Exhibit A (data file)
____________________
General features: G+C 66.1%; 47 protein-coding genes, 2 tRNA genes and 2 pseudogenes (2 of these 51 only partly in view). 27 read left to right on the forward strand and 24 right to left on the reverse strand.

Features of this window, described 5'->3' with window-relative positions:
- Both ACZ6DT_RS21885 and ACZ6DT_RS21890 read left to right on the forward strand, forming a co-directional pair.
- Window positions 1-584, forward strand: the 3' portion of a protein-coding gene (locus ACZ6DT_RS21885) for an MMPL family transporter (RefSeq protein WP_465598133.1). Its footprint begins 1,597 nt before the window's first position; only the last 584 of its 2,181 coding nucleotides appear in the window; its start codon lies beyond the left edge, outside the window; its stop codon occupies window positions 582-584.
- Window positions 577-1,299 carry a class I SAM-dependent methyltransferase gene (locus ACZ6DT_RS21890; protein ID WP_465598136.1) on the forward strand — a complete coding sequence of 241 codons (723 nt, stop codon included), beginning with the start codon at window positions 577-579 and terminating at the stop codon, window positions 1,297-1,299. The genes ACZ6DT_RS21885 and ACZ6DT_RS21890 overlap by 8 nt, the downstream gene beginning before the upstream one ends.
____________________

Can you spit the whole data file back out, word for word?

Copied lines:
General features: G+C 66.1%; 47 protein-coding genes, 2 tRNA genes and 2 pseudogenes (2 of these 51 only partly in view). 27 read left to right on the forward strand and 24 right to left on the reverse strand.

Features of this window, described 5'->3' with window-relative positions:
- Both ACZ6DT_RS21885 and ACZ6DT_RS21890 read left to right on the forward strand, forming a co-directional pair.
- Window positions 1-584, forward strand: the 3' portion of a protein-coding gene (locus ACZ6DT_RS21885) for an MMPL family transporter (RefSeq protein WP_465598133.1). Its footprint begins 1,597 nt before the window's first position; only the last 584 of its 2,181 coding nucleotides appear in the window; its start codon lies beyond the left edge, outside the window; its stop codon occupies window positions 582-584.
- Window positions 577-1,299 carry a class I SAM-dependent methyltransferase gene (locus ACZ6DT_RS21890; protein ID WP_465598136.1) on the forward strand — a complete coding sequence of 241 codons (723 nt, stop codon included), beginning with the start codon at window positions 577-579 and terminating at the stop codon, window positions 1,297-1,299. The genes ACZ6DT_RS21885 and ACZ6DT_RS21890 overlap by 8 nt, the downstream gene beginning before the upstream one ends.